Interestingly, Satyajit Ray’s Chiriyakhana was on Byomkesh Bakshi. “With none other than Uttam Kumar playing BB,” interrupts Dibakar. “The film was a commercial success but Satyajit Ray didn’t count it among his best works. He didn’t talk about it much.”

Sandip Ray once said that Feluda is so Bengali that when he made a series in Hindi for national network the character didn’t seem Feluda to him at all. Does he anticipate something similar with Byomkesh speaking Hindi?

“Byomkesh with his Bengali-ness and the setting of war-torn 1942 Calcutta is my main theme in a Hindi film. So, enjoy the paradox. We will have to make the local universal and entertaining without caricaturing the Bengali stereotypes. I find use of accented Bengali odd. In that case Aamir Khan should have spoken Gujarati in Lagaan and Shakespeare should have made Hamlet speak in Danish,” argues Dibakar.

Unlike Bangla, Hindi popular culture doesn’t really have indigenous detectives.

Dibakar says Hindi popular culture does not have the ingredients of the essential detective as defined by the late 19th Century tradition – a dark, crime-ridden, complex urban sprawl, lots of middle class and upper middle class sophisticated crime, an atmosphere of industrial, corporate, bureaucratic, scientific or sexual intrigue. Money. Urban politics. Crime syndicates. Erotic and psychological black holes that suck you in. And one cynical but idealistic sleuth working the maze towards justice. This is the setting of a true private eye story. We do not have most of these ingredients in feudal and largely semi-urban North India.”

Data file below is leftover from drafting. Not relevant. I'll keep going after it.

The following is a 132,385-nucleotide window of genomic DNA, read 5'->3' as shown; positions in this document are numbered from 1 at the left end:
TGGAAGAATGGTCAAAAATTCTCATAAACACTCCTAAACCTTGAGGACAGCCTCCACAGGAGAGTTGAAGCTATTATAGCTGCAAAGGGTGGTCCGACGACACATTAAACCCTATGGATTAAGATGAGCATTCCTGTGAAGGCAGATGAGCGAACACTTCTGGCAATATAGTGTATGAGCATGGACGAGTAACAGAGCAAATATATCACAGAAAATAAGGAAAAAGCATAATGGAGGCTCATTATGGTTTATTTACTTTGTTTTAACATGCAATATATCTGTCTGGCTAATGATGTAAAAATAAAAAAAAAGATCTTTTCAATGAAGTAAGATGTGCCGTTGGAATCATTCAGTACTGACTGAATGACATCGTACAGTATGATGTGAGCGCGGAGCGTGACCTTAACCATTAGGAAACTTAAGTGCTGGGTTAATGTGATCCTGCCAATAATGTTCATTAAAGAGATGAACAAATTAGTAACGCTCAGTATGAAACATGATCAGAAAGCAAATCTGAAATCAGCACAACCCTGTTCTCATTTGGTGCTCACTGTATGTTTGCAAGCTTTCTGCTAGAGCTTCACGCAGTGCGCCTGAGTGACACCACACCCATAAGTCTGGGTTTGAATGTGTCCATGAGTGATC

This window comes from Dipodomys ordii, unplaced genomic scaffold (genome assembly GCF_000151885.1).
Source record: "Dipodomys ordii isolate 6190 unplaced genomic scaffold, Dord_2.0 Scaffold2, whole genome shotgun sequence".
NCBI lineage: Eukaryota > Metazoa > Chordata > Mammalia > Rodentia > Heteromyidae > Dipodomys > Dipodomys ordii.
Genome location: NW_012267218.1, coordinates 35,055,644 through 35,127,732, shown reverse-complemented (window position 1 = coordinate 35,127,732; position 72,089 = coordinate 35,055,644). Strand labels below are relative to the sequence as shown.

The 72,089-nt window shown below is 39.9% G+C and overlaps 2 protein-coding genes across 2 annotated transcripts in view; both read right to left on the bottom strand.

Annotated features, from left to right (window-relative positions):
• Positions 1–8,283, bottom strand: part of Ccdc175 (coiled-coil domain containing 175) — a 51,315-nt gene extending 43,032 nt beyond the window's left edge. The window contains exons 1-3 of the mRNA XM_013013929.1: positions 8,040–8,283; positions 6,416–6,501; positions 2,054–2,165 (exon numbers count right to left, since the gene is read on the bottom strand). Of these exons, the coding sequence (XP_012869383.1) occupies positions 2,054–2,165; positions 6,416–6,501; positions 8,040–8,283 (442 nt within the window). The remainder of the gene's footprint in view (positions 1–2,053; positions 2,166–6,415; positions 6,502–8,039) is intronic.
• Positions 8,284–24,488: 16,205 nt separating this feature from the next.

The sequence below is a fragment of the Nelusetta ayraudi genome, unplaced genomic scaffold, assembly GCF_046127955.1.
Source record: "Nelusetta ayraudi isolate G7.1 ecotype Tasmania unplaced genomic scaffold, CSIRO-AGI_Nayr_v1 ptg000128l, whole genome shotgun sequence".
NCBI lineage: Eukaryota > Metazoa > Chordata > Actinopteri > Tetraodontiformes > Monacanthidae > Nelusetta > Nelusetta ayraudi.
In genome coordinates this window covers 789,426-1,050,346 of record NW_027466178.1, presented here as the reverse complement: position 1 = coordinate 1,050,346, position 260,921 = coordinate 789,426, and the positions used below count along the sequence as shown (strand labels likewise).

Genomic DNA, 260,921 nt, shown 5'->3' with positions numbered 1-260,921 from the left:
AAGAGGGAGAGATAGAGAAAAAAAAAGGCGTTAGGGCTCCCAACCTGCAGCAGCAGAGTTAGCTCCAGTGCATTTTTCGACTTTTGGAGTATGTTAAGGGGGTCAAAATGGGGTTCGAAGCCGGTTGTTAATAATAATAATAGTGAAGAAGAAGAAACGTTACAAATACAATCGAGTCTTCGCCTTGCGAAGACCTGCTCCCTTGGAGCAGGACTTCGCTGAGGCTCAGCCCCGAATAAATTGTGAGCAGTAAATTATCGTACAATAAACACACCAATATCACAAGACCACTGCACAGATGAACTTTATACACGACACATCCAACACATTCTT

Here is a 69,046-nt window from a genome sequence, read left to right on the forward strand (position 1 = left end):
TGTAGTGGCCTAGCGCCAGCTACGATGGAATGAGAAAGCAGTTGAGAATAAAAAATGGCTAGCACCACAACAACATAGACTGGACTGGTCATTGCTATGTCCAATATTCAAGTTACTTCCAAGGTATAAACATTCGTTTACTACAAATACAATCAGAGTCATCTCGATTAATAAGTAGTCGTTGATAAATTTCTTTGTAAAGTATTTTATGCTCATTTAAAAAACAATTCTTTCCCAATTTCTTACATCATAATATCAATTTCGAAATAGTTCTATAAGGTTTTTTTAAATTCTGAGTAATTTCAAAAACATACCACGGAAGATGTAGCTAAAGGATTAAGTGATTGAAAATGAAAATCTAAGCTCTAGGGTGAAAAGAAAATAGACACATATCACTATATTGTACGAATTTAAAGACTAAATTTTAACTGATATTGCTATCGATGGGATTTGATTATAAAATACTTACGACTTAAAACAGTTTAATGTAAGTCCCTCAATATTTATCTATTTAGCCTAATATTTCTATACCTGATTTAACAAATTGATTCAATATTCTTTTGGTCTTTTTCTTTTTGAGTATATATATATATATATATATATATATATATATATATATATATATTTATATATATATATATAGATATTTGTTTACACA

“So we borrow,” Dibakar analyses, “from two prototypes that we have seen for a long time — Bond — the action detective and Robin Hood — the low class rebel and charming thief (who is actually high born but nobody knows till the climax). And us being us we throw in the lover-boy image as well to play up to the chauvinist and the sexually frustrated! Ultimately it becomes B-movie-ish or spoofy without getting the true hard edged, grim core of the real hard boiled pulp of Hammett or Chandler. Or Ray or Banerjee for that matter.”

In that case a detective’s story seems out of place today, when shoddy investigation has become a rule rather than exception. Dibakar agrees to disagree. “Indian court procedures, the justice system, the abysmal state of forensic sciences, the cretinous level of police investigation techniques, political corruption and the chaos completely eliminate any hope of crime solving in the present day. We better stick our necks in the sand and read fiction like Byomkesh – because only in that imaginary world there exists some justice! Forget it in real life. This is the best time for a fictional detective!”

On naming the film Detective Byomkesh Bakshi

The same as Sharadindu Banerjee’s. It was a masterstroke in branding. Bakshi is not a common Bengali surname. It is more of a title.

On Basu Chatterjee’s series

Of course like everybody else, I have lot of memories. My main memory is of being mistaken for a young Rajit Kapur on the streets. Those were the days.

Influence of Sherlock Holmes

Holmes is the prototype that affected everything that came after.

Though he himself came from an earlier French tradition but the detailing and depth of Holmes, and then Poirot – completely overarches everything that comes after.

I think that Byomkesh’s strength lies in the fact that Sharadindu took a western form and made it completely his own. Indian, rooted in its time and place, populated with deep insights of character and setting that give the reader a fantastic mix of the familiar yet shockingly new in every story.

Will his Byomkesh go out of Bengal as well?

He stays in Calcutta and saves the world.